Berkeley audiences are asked to question their perceptions and attitudes about sound, disability and access, with the opening of Kid-Simple: a radio play in the flesh by Jordan Harrison. TDPS Ph.D. Candidate Caitlin Marshall directs the production, running November 15-24 in Durham Studio Theater.
This comedic fantasy tells the story of Moll, a teenager who invents a machine that hears sounds that cannot be heard. When her machine, “The Third Ear,” is stolen, she sets out on a quest with “the last virgin boy in the 11th grade” to reclaim it and save all noise on earth, crossing a wilderness of sound and temptation in the process.
In a unique take on the play about sound, Marshall recruited Bay Area performer and teacher Shira Grabelsky as Associate Director. Grabelsky is Deaf, and brings years of experience dealing with sound as not only heard but experienced, seen and felt.
Marshall explains, “I started thinking about this particular script after a short residency at UC Irvine titled Art Inclusion: Disability, Design, Curation, where I was introduced to art and performance work that investigated sound as experiential, as something more than just a heard phenomenon. Later, when I met Shira, I was struck by the similarity of our visions for the work. We also seemed to share parallel performance aesthetics: highly valuing physical theater and robust, embodied storytelling. It’s been very important that many of the sound effects produced for the show are done in a highly visual and theatrical way. We’ve also tried to emphasize the vibrational and felt aspects of sound: the ‘sub-woofer experience,’ so to speak. We’re really working with multiple modes of meaning at all times: ASL, captions, speech, movement, sound, and lighting.” Adds Grabelsky, “It is live and living before our eyes, and is also something we can feel, both physically and emotionally.”
The production, which features a cast of student actors, also includes Foley artists performing the sounds live, as well as captioning to provide accessibility to content. To craft the highly evocative sonic landscape of Kid Simple, Marshall and Grabelsky assembled an extensive technical team comprised of Undergraduate Sound Design students Dylan Feldman & Eunice Fong, and Ph.D. Composition students Sivan Eldar & Ursula Kwong-Brown. These collaborations yielded a live sound effect score for Kid Simple that takes sound into account not just as an aural phenomenon, but as a visual, and vibrational, or felt experience. With the support of their mentors Ed Campion and Adrian Freed at the UC Berkeley Department of Music and the Center for New Music and Audio Technology (CNMAT), Eldar and Kwong-Brown have paired cutting edge digital technologies with novel live sound production techniques to craft unexpected instruments and “universes of sound” that are a feast both for the ears and the eyes.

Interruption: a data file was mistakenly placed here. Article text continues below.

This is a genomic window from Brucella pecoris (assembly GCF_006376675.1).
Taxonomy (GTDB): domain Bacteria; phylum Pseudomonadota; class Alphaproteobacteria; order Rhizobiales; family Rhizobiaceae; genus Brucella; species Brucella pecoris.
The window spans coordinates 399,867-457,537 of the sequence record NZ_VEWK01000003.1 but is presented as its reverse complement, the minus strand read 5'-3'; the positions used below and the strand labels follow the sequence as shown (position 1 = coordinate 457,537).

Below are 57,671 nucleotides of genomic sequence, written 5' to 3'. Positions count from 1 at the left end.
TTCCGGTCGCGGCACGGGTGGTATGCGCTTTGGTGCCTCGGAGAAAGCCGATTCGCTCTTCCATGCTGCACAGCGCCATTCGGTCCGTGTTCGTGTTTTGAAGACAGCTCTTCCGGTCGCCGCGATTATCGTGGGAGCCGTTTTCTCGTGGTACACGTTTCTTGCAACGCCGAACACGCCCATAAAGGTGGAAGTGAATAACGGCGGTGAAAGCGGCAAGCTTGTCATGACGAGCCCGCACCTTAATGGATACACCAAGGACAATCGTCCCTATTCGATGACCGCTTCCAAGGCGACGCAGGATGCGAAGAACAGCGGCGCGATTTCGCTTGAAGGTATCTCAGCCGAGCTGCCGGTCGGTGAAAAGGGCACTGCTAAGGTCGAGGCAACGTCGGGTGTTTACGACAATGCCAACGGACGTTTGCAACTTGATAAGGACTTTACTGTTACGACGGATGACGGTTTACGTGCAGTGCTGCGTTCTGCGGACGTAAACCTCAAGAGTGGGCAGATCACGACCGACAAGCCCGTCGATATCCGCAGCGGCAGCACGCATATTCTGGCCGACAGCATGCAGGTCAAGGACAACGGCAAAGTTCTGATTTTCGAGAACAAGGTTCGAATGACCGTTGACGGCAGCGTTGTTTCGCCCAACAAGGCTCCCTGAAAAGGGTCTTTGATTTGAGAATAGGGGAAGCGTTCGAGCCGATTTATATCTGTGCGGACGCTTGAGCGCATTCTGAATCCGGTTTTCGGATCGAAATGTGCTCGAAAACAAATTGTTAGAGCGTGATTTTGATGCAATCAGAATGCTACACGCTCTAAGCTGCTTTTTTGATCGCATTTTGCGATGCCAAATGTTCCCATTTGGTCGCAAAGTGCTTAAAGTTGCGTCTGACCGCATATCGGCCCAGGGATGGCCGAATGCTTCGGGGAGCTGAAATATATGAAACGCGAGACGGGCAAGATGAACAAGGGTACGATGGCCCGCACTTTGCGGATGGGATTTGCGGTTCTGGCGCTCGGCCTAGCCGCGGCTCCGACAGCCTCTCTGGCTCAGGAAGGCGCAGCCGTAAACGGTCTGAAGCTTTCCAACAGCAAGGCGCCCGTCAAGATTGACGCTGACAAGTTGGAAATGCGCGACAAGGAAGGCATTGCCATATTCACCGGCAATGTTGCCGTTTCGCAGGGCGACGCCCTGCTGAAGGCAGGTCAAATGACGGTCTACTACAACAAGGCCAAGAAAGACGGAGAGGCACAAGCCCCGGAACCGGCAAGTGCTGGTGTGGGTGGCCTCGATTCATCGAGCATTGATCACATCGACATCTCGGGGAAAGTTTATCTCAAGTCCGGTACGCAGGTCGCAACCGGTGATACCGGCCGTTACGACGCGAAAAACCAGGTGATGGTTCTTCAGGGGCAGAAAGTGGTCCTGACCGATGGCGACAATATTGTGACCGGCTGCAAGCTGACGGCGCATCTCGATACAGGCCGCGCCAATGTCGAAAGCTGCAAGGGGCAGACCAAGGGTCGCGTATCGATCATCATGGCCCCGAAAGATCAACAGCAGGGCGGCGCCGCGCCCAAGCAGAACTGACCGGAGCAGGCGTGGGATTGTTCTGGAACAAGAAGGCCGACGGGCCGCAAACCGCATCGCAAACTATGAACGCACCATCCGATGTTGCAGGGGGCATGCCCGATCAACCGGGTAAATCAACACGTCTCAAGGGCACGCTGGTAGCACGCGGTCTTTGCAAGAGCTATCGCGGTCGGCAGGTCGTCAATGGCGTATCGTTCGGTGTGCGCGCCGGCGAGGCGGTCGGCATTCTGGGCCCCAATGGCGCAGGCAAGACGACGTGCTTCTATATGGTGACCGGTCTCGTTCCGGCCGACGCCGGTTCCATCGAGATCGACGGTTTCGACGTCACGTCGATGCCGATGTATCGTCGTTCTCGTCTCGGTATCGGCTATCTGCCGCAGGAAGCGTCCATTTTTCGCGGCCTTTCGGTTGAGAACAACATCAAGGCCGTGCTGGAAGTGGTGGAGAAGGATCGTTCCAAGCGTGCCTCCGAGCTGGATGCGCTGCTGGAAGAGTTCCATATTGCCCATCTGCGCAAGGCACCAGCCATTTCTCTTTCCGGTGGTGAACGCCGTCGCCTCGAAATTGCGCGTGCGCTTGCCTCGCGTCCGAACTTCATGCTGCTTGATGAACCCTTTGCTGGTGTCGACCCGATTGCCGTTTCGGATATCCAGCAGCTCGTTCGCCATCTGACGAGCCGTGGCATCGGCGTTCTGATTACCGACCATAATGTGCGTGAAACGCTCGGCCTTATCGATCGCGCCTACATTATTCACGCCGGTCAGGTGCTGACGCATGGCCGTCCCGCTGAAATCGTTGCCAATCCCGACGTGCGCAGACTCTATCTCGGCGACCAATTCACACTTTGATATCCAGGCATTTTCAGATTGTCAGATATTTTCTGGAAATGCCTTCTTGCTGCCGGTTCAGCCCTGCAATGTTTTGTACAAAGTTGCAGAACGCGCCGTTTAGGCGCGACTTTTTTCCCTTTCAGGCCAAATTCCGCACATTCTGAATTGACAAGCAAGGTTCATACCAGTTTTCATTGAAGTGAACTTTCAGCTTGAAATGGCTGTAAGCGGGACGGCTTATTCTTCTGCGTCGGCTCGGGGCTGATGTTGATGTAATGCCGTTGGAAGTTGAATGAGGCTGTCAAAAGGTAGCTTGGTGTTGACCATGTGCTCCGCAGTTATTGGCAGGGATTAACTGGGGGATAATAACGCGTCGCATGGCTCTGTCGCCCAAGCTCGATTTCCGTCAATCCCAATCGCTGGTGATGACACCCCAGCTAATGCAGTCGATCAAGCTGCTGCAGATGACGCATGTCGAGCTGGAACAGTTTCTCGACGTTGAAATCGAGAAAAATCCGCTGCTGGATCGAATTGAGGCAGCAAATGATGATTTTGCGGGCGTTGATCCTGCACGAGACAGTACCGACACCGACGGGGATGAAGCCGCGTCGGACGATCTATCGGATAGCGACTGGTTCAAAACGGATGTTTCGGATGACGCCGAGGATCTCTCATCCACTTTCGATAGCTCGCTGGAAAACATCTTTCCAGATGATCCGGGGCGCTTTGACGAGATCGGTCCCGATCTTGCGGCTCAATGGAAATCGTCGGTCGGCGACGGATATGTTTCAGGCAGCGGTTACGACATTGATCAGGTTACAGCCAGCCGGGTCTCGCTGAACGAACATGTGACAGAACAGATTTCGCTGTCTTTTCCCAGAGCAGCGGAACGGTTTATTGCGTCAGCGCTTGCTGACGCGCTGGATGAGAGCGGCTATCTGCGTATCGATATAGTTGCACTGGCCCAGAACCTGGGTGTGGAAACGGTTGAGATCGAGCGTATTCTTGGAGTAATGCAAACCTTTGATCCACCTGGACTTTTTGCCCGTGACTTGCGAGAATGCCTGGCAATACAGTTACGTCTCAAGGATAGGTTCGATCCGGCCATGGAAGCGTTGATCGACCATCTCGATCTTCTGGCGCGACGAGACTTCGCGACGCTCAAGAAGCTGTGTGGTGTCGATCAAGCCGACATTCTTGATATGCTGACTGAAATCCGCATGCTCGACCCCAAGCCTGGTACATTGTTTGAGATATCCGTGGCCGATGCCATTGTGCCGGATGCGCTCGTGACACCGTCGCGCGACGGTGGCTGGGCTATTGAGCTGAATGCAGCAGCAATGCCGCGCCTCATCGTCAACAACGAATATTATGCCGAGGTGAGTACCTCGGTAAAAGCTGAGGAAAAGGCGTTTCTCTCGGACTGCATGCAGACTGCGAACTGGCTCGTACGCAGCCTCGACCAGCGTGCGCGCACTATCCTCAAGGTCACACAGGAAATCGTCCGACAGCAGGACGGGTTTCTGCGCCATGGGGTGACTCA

The piece provides an opportunity for UC Berkeley student actors to stretch themselves physically and emotionally, as they engage with the broad aesthetics of melodrama and farce. “They’re learning how to act with and over real-time sound effects,” says Marshall, “how to act while speaking nonsense English, how to act while using gesture and American Sign Language, and how to bring their physical and vocal performances to the size and specificity of distinctly non-naturalistic modes of performance.”
“This production involves a stretch of the imagination and the readiness to make possible what may seem improbable, says Grabelsky. “While this can be a challenge, it also gives the university the opportunity to say that it has done something like this and can do it again.”
The production is being produced in an accessible manner as well: the Friday, November 22 show will feature ASL interpretation prepared by Sign Master JAC Cook for the deaf community. More information can be found at http://tdps.berkeley.edu/events/kid-simple-a-radio-play-in-the-flesh/.
TICKETS AND INFORMATION
Kid-Simple: a radio play in the flesh opens Friday, November 15 at the Durham Studio Theater on the UC Berkeley campus, and runs weekends through Sunday, November 24. Performance times are as follows:
November 15, 16, 22, 23 at 8pm; November 17, 14 at 2pm. (8pm Fridays & Saturdays, 2pm Sundays)
– A post-show discussion will follow the matinee on Sunday, November 19.
– The performance on November 22 will be ASL-interpreted by Sign Master JAC Cook.
Patrons with special accommodation needs or questions may contact our ticket services manager at 510-642-8827 or email@example.com at least one week before your visit. All TDPS performance venues are wheelchair-accessible. Service animals are allowed in our venues. Please see http://access-guide.berkeley.edu/ for more information.